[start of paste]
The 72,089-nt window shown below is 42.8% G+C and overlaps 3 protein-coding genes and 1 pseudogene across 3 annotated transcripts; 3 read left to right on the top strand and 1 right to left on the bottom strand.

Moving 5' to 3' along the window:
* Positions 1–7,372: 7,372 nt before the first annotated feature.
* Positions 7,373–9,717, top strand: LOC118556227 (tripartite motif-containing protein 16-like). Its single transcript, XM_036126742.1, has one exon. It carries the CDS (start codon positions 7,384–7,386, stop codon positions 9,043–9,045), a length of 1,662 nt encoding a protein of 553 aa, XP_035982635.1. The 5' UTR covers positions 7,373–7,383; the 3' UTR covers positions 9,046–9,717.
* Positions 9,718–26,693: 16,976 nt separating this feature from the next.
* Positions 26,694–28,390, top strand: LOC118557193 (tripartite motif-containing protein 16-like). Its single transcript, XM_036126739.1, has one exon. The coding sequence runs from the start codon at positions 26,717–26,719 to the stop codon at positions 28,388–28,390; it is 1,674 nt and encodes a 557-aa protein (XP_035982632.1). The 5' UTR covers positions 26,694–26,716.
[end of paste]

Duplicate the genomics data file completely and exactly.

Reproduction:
The 72,089-nt window shown below is 42.8% G+C and overlaps 3 protein-coding genes and 1 pseudogene across 3 annotated transcripts; 3 read left to right on the top strand and 1 right to left on the bottom strand.

Moving 5' to 3' along the window:
* Positions 1–7,372: 7,372 nt before the first annotated feature.
* Positions 7,373–9,717, top strand: LOC118556227 (tripartite motif-containing protein 16-like). Its single transcript, XM_036126742.1, has one exon. It carries the CDS (start codon positions 7,384–7,386, stop codon positions 9,043–9,045), a length of 1,662 nt encoding a protein of 553 aa, XP_035982635.1. The 5' UTR covers positions 7,373–7,383; the 3' UTR covers positions 9,046–9,717.
* Positions 9,718–26,693: 16,976 nt separating this feature from the next.
* Positions 26,694–28,390, top strand: LOC118557193 (tripartite motif-containing protein 16-like). Its single transcript, XM_036126739.1, has one exon. The coding sequence runs from the start codon at positions 26,717–26,719 to the stop codon at positions 28,388–28,390; it is 1,674 nt and encodes a 557-aa protein (XP_035982632.1). The 5' UTR covers positions 26,694–26,716.